Arrive mile 22. We were just about to town, and I parted ways with Cathy to use up a little of the second wind I had. (Second wind....more like fifth, really.) At about mile 23, I was overcome by the enormity of what I was doing, what I had left to do, and by the pain. I simply sobbed while I ran. (It sounded really hilarious....a little like a barking seal, but a barking seal that's sort of under some anesthesia.) Every part of my legs, arms, abs, and upper back was sore, cramping, or burning. My lower lip began to tremble, a funny little thing that seems to happen to me after mile 17 or so.
"Hi, sweetie! What's your name?"
"Okay. Rachel, we can do this. I know you're tired. But we can do this, okay?"
"We're going to do this!"
And she hands me a fresh bottle of water from her husband's water belt--he was walking alongside her, simply there to help her. It was her third marathon. Her dad biked next to us, relaxed and chatty, a cheerful distraction. Two very tired girls ran alongside us, and soon she recruited their motivation, too.
"What's your name, honey? We'll get through this."
Melanie, you were yet another earthly angel on that run. You make me want to run it again, just so that I can help people who are doing it for the first time. Thank you. Thank you.
She asked me questions, questions that helped her get a sense of what would motivate me most, and questions that took my mind off my pain. I told her that my husband was in the Army, waiting in uniform with other uniformed Army men at the finish line, and that I was very ready for him to catch me. Quietly I realized that for the last half of the marathon, I really had been running to Phill.
Melanie's father listened to us with a quiet smile, and then rode off slowly towards the finish line, which by this time was about 2 miles away.
Then, at mile 25, my weary eyes caught sight of her old dad on his bike, riding towards me, with a uniformed man jogging behind. A uniformed man with his arms in the air and a gigantic grin on his face.
I fell to pieces. I sobbed "Phill! Oh my goodness!" over and over, and he was quickly at my side, saying, "You're almost there, sweetheart! Only a little more! You're doing so great. I'm so proud of you." And I continued to cry the weirdest-sounding cry of my life. (I recall crying, "But it's so uuuggglllyyy...."--I was referring to most everything in general; my form, my crying, the way my body felt.) I tried to walk instead of run--thinking that a rest was good--but my legs just gave out beneath me. Lucky Phill was there to catch me and tell me that I needed to keep running, or my legs would cramp--because they were so used to this motion. He whispered sweet nothings to me all the way to the last turn, then did something that I will never forget and for which I will never stop feeling utmost love and gratitude.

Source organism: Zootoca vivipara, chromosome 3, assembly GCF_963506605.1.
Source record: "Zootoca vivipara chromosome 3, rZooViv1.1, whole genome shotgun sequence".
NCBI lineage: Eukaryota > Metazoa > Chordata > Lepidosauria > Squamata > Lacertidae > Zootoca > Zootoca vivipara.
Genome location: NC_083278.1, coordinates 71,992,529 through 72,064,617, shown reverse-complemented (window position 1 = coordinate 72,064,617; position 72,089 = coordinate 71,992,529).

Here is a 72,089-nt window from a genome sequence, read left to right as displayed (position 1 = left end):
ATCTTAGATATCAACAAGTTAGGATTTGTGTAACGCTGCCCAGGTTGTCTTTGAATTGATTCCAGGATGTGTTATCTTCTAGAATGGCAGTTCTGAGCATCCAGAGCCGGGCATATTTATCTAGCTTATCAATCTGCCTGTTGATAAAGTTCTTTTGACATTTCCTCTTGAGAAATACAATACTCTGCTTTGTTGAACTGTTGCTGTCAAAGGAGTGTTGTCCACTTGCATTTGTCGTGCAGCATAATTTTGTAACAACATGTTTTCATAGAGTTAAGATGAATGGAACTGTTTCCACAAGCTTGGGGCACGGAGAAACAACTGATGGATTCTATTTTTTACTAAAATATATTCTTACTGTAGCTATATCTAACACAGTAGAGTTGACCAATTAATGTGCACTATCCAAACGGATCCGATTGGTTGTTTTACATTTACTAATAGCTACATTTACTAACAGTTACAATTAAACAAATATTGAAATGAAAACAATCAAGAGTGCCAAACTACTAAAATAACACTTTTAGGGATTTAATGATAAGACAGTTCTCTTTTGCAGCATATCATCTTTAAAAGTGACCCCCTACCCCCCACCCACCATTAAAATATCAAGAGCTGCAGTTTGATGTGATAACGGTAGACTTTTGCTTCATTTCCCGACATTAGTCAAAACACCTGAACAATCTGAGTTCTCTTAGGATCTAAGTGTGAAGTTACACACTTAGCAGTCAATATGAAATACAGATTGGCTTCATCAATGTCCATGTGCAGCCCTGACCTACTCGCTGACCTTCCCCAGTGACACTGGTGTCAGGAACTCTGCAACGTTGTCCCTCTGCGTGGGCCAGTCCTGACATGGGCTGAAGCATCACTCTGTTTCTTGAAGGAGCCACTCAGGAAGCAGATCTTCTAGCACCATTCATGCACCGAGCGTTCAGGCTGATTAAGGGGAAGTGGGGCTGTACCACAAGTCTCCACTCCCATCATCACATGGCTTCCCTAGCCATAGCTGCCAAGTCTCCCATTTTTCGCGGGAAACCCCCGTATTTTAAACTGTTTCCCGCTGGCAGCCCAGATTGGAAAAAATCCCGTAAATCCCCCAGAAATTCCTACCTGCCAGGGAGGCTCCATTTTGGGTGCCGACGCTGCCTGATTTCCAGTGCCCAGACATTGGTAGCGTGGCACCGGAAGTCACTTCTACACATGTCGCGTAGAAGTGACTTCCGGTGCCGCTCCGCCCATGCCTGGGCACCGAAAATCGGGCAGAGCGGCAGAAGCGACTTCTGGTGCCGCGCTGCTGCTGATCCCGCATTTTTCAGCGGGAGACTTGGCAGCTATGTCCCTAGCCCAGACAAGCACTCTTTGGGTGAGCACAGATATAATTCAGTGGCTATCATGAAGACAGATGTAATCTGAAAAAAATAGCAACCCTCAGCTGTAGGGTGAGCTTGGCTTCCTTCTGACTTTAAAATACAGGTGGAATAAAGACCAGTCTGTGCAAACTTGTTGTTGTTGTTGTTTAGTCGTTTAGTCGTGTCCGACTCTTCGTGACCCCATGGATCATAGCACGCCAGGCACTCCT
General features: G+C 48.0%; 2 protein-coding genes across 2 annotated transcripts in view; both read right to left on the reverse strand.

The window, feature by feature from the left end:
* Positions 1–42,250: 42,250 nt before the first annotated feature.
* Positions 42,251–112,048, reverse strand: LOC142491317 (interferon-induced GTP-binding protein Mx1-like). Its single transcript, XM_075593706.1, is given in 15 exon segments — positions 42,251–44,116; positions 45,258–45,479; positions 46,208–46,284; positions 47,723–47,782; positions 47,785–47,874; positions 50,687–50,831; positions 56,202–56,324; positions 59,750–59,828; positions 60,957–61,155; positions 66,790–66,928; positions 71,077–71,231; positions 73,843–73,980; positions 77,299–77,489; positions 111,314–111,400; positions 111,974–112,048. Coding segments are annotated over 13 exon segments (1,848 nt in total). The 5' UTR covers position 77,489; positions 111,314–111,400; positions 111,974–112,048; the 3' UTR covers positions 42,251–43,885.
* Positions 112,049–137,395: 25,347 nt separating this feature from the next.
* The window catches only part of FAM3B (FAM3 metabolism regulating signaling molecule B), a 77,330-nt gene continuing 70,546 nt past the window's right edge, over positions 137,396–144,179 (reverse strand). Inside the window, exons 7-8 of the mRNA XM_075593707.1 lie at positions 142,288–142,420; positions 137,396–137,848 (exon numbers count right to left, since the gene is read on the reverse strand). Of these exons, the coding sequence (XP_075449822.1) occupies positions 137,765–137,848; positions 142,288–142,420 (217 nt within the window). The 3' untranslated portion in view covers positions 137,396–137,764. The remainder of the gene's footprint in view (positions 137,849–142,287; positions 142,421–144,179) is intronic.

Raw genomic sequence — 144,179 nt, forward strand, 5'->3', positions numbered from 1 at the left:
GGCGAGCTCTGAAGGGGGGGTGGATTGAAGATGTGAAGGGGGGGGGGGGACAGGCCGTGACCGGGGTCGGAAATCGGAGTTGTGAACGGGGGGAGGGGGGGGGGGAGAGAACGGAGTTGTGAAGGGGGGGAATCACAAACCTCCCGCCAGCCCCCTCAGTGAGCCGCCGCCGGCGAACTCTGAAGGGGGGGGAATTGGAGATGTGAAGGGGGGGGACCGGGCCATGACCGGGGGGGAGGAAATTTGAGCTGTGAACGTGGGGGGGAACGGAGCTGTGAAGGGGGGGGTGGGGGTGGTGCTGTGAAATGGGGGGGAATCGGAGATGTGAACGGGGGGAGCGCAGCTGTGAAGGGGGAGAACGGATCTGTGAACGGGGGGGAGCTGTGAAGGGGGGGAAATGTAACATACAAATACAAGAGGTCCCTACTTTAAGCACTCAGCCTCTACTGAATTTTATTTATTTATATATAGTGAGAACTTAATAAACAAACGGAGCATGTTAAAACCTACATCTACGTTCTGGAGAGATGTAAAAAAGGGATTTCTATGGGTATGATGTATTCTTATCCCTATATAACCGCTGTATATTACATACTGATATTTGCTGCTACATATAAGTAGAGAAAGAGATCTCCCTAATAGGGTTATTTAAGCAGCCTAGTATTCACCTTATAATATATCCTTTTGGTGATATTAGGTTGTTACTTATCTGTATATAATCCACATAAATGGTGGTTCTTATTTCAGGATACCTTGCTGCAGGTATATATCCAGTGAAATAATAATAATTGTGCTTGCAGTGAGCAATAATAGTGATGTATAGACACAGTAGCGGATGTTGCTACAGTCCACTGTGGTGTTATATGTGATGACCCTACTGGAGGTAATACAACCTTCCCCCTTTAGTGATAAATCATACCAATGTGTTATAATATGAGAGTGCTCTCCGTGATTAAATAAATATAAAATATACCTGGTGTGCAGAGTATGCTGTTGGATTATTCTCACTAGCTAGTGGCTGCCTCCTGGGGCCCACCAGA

"Okay, love. I'm going to go wait at the finish line. You've got this."
And he sprinted to the finish line to let me, his wife, finish the marathon with every bit of personal victory intact. No one next to me, holding my hand or pulling me along. Just me, just my finish.
Phill....I love you. Deeply.
I was surprised that there were still people there to cheer, besides my sister, brother-in-law, nieces, and kindred spirit Jenn--but there were enough people that the cheering filled my ears and seemed to elevate me to another plane altogether. I was floating....floating and sobbing and smiling and laughing. Phill stood with his arms open wide and I jumped (well, at that point it was a pretty weak jump...) into his arms and finally, finally let my muscles stop moving. (Oddly hard to do.)
My clock time said 7:06:00. My official (chip) time was 6:58:21. I have felt somewhat sheepish and self-critical for the last several days over how long it took me to finish--but I'm telling you....I feel very proud of myself now (finally, almost a week later)!
I ran for almost seven hours! I finished! I did exactly what I set out to do! I trained for months, waking up early, which we know is something I hate and always struggle with....I worked my training around schedules: my own, my children, Phill's. I have come to the realization that the marathon was really the reward for what was as big an accomplishment--the preparation.
I keep whispering to myself the words that were on my medal, reminding myself that I have the strength to do something difficult, complete with preparation and follow-through.
Finisher. I am a Finisher.
To see if I can--I can--to say I did--I did.
photo-credit: Eric Hanson
Eric, thank you for coming! Thank you for supporting me, and thank you for making it easy for Abby to help me out. Thank you for taking the photos. I am so happy to have a record of this great event! Also, thank you for walking me to the bathroom six times on Saturday when my legs were like lead.
Abby, thank you for coming. Thank you for listening to me talk down my nerves on the phone several times before the actual marathon. Thank you for driving in the night with your husband and babies to simply be with my family. Thank you for the meals you made, the pampering you gave me, and the love and attention you showed my babies. Jenn, thank you for coming. Thank you for taking care of my babies while I ran. Thank you for crying when I was done and had no tears left myself. Thank you for helping me get comfortable afterwards. Thank you for keeping my sister, brother-in-law, and husband company and entertaining my children and nieces for seven hours Saturday morning.
To my other family, friends, blog-readers: Thank you for every supportive comment, every kind gesture, every prayer, every thought sent my way. I am forever grateful for your support and encouragement. You make it fun. You lift me up.